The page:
Q. What about Speaker Pelosi?
A. Hoyer got this bill through the Rules Committee. This committee is the personal property of the Speaker of the House: she can stack the membership however she likes, without input from anybody. In other words, no legislation gets through there against her will. The fact that it has means that she's at worst sitting this one out.

Q. OK, what about Senator Barack Obama?
A. What about him?

Q. Won't he go up against this?

A. Probably, but he's the junior Senator from Illinois, he doesn't actually have any power worth mentioning in the Senate (besides being the assumed Democratic nominee) - and, most importantly, this passing may be worth being able to squeeze a few more fundraising dollars out of the netroots later, so he'll probably repeat a pretty speech, and maybe vote against the bill. If he makes it back in time.

Q. So it'll pass?
A. As I said, there's an excellent chance of that happening. You never know until it happens, though.

Q. So if it passes, who gets the shaft?

A. Nobody who matters.

Q. What about all those Democratic activists who are up in arms about this?

A. Since when do they matter?

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The FISA Controversy, in tedious Question and Answer form. 8 Comments (0 topical, 8 editorial, 0 hidden) Post a comment »


“Well, the trouble with our liberal friends is not that they are ignorant, but that they know so much that isn't so.” – Ronald Reagan

For we have a peculiar power of thinking before we act, and of acting, too, whereas other men are courageous from ignorance but hesitate upon reflection.

Q: Was anyone actually hurt by this FISA delay?

A: We'll never know for sure...but most likely yes.

Q: ?????

A: You don't read Andrew McCarthy, do you?

Well, in a nutshell, the stall on FISA reform made it much harder to quickly prosecute NEW signals intelligence targets. Our spooks could still go after promising new targets---IF they were able to show enough probable cause. IF they could convince the judge that the new targets we wanted to monitor were likely to be bad guys. I.e., we made the intelligence community satisfy legal standards of proof before we let them prosecute new communications targets.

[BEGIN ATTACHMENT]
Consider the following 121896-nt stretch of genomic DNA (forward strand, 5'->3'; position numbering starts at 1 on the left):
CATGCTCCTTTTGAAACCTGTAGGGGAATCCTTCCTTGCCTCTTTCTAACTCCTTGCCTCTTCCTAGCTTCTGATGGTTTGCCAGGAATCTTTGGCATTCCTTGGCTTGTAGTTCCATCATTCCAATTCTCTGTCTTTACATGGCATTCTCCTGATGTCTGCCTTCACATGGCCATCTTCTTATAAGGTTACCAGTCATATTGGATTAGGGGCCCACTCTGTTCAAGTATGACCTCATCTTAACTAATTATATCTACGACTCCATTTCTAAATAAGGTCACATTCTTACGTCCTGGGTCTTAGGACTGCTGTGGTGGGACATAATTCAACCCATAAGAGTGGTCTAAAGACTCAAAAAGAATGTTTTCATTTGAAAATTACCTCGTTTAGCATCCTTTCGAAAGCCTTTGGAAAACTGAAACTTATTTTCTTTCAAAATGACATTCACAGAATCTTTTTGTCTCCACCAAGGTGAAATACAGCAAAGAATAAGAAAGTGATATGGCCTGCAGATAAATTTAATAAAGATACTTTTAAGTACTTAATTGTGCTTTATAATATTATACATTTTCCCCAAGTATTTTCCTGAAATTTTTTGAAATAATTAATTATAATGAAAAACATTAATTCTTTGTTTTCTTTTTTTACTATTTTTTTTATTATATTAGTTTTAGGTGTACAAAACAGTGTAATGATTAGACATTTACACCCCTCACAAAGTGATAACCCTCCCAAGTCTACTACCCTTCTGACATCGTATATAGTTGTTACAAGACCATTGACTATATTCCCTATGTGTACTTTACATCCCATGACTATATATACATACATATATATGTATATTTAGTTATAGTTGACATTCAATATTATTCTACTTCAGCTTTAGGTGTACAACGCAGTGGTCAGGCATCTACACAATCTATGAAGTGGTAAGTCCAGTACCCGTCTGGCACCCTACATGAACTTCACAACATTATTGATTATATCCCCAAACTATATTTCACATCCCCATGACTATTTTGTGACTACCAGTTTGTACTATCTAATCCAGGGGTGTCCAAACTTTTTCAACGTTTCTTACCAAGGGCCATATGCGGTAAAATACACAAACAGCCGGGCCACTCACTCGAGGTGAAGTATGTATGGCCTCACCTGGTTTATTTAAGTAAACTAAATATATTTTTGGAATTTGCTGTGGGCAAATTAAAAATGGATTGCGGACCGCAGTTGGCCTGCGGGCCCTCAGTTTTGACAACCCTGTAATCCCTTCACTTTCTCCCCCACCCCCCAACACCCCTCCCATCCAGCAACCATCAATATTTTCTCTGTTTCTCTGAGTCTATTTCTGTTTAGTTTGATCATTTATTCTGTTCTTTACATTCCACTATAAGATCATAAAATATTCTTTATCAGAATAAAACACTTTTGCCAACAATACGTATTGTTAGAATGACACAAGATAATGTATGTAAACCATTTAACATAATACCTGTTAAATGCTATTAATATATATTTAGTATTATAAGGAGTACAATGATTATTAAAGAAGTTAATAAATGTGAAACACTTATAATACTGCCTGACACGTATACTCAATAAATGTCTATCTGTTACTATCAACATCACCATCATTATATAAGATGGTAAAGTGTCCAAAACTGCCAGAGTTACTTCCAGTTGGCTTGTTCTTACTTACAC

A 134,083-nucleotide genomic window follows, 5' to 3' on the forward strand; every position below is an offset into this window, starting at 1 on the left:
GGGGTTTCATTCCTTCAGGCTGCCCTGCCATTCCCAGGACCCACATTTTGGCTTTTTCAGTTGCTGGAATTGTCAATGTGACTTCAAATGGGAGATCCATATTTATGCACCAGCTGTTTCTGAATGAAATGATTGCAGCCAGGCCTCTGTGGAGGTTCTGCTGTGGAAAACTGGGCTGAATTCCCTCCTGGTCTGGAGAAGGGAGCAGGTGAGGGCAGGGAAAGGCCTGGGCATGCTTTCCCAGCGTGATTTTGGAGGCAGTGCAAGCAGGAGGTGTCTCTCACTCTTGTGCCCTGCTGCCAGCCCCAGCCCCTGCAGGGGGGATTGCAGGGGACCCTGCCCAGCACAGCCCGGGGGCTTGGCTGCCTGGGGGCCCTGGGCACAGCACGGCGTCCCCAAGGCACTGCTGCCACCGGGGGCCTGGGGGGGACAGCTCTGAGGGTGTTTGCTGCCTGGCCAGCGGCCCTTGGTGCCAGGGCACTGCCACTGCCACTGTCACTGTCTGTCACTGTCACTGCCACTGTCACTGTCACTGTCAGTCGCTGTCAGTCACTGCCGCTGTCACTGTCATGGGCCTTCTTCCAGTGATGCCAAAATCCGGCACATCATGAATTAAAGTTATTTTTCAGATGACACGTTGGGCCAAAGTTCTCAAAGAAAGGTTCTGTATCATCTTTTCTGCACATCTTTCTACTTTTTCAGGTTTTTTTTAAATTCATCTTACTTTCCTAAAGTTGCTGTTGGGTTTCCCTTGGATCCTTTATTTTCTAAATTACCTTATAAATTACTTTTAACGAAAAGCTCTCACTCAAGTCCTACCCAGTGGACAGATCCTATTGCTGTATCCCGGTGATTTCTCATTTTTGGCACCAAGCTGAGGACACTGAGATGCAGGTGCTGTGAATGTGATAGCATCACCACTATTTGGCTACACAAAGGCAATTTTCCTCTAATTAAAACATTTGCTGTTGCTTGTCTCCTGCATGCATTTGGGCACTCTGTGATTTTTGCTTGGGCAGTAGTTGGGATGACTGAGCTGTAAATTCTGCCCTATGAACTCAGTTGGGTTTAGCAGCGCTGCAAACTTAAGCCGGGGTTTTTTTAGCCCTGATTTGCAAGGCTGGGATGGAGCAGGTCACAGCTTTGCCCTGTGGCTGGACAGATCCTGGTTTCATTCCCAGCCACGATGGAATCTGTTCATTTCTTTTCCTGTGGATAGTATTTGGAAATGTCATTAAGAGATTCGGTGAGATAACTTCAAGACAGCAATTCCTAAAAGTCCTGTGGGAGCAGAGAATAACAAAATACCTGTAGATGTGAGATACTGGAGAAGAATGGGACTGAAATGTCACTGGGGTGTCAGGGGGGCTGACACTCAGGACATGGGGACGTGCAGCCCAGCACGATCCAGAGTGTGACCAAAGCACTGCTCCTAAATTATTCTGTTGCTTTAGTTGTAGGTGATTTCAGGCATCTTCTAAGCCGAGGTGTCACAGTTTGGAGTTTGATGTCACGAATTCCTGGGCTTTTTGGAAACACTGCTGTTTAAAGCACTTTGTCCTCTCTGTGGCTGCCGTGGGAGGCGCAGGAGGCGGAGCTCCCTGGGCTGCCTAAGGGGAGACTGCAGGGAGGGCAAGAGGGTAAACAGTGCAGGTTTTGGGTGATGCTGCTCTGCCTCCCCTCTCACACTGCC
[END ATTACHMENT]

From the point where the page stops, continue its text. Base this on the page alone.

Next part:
That undoubtedly threw a monkey wrench in the SIGINT works. Most likely, it made our intelligence agencies less nimble and more hesitant. (Would YOU want to be the NSA watch officer compelled to come to Capitol Hill and convince Henry Waxman that you were indeed innocent? Especially if Henry had absolutely no interest in you being found innocent?*)

Less nimble intelligence agencies are less effective agencies. They collect fewer dots, which they can then connect to ID patterns and stop future 9/11s.

Q: I still don't see how that means that some people might be less safe because we didn't fix FISA before now.

A: We can't stop terrorists before they act, if we can't find them. The stall on FISA makes it more likely that there are some terrorists we won't find in time.

Q: So...some of us could be dead men walking?

A: Yes...although I don't think Nancy Pelosi would call you that.

Q: What would she call us?

A: Expendable.

* I use the phrase "found innocent" deliberately. No one goes before Henry Waxman, or any other Pelosi House Dem committe chairman, with the presumption of innocence. You are deemed guilty, unless you can convince the committee otherwise. Of course, if the committee needs a scalp, for whatever reason, you're out of luck no matter what the facts really are.

"Who will stand/On either hand/And guard this bridge with me?" (Macaulay)

then that's good news. I hope you're right.

But, I don't see how this bald attempt by Team Pelosi to expose our telecomms to legal penalty for doing their patriotic duty could NOT have made our intel agencies less hesitant to pursue new targets. Or, NOT made our international partners doubt whether the US had the common sense necessary to do what it takes to defend itself.

No nation with common sense willingly runs the risk of harming itself or its citizens by exposing itself to more danger.

Unfortunately, we'll never know what intel we missed out on.

(Or, it's possible I've misunderstood your post entirely. I AM still on Cup Of Life #1 for the day).

"Who will stand/On either hand/And guard this bridge with me?" (Macaulay)

A; The progressives get their fondest wishes, more attacks on the USA and the country more balkanized and unable to unify to fight back.

"Those who expect to reap the blessings of freedom must, like men, undergo the fatigue of supporting it."
-Thomas Paine: The American Crisis, No. 4, 1777

Very informative.

And darn funny to boot.

Now also found at The Minority Report